Prison for peanut execs sets new example


Bill Marler’s focus at an upcoming conference of corporate attorneys was supposed to be product liability law, but last week’s prison sentence for a disgraced peanut company executive prompted a quick topic change.

Marler, a Seattle attorney who has represented victims in lawsuits against Peanut Corporation of America, has been asked to discuss the implications of a Georgia judge’s decision Monday to send ex-CEO Stewart Parnell to prison for 28 years. Prosecutors say it was the stiffest sentence ever in a food safety case.

“Given the history of sentences in food safety cases, if Parnell had gotten one year, that would have been more than any food executive has ever gotten,” Marler said. “So the length of his sentence is a really big deal.”

How big a deal, however, is up for debate. Food safety advocates hope it prompts the industry to redouble safety checks. But some wonder if prosecutors will still be reluctant to go hard after executives at bigger corporations with teams of lawyers.

U.S. District Judge Louis Sands found Parnell guilty of more than five dozen felony counts for his role in a 2008-2009 salmonella outbreak, after a jury in 2014 concluded he knowingly directed the shipment of dangerous product from his Virginia-based company’s plant in Blakely, Ga. Nine deaths and hundreds of illnesses were linked to the tainted peanut butter.

Parnell’s brother Michael, 56, also an executive at the now-defunct PCA, received a 20-year prison term. A third PCA manager got five years in prison and two on probation.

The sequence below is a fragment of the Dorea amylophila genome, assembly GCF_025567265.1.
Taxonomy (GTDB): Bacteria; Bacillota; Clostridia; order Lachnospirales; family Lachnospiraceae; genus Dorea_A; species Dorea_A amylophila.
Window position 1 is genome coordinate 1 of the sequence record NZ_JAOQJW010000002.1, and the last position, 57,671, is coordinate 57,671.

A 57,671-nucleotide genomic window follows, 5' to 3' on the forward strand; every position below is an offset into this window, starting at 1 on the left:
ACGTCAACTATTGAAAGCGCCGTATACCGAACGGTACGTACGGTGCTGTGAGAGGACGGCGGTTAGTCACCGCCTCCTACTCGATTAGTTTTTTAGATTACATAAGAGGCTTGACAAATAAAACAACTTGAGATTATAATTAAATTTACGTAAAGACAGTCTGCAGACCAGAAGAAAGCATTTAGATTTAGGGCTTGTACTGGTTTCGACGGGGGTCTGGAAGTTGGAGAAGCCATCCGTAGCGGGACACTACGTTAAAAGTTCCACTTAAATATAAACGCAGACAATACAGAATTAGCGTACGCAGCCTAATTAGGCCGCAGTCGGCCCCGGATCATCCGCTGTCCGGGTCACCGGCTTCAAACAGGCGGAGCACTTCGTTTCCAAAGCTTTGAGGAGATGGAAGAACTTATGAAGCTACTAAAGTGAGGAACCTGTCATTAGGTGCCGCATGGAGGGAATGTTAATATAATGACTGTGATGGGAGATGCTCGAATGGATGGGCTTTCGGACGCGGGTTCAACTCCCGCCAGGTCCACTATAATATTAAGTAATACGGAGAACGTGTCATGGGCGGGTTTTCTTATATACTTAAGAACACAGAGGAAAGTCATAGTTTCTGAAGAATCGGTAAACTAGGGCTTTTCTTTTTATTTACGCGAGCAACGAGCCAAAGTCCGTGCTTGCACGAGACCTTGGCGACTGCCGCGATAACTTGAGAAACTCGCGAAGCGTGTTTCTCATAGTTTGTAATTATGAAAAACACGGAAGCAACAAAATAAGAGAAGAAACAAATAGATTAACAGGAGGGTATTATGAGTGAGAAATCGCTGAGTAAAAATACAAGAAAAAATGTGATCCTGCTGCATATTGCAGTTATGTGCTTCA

But the ramifications of the prison terms, which the U.S. Attorney’s Office hailed as a “landmark,” could be both narrow and substantial, depending on how the precedent affects other cases, experts said.

Prior to last week’s sentences, consequences for food safety convictions were usually measured in fine amounts than in years behind bars.

The first criminal conviction stemming from an outbreak came in 1998 when juicemaker Odwalla, an independent brand at the time but now owned by Atlanta-based Coca-Cola, paid a $1.5 million penalty for selling tainted apple juice that killed a 16-month-old and sickened 70.

Brothers Eric and Ryan Jenson, who operated a fourth-generation cantaloupe farm in Colorado, faced six years in prison but received five years probation after pleading guilty in 2012 of unknowingly shipping cantaloupe laced with Listeria. The 2011 outbreak killed 33 people and sickened more than 140.

The next year, father-son team Austin “Jack” and Peter DeCoster were charged in a salmonella outbreak linked to their Iowa egg farms. One-half billion eggs were recalled and almost 2,000 people were infected, though no one died. The DeCosters were sentenced to three months in jail, but are appealing their sentence.

Food companies already can be prosecuted for simply shipping contaminated products — whether they are aware the product is tainted or not — and food safety advocates hope the sentence in the PCA case will prod a tighter focus on safety protocols.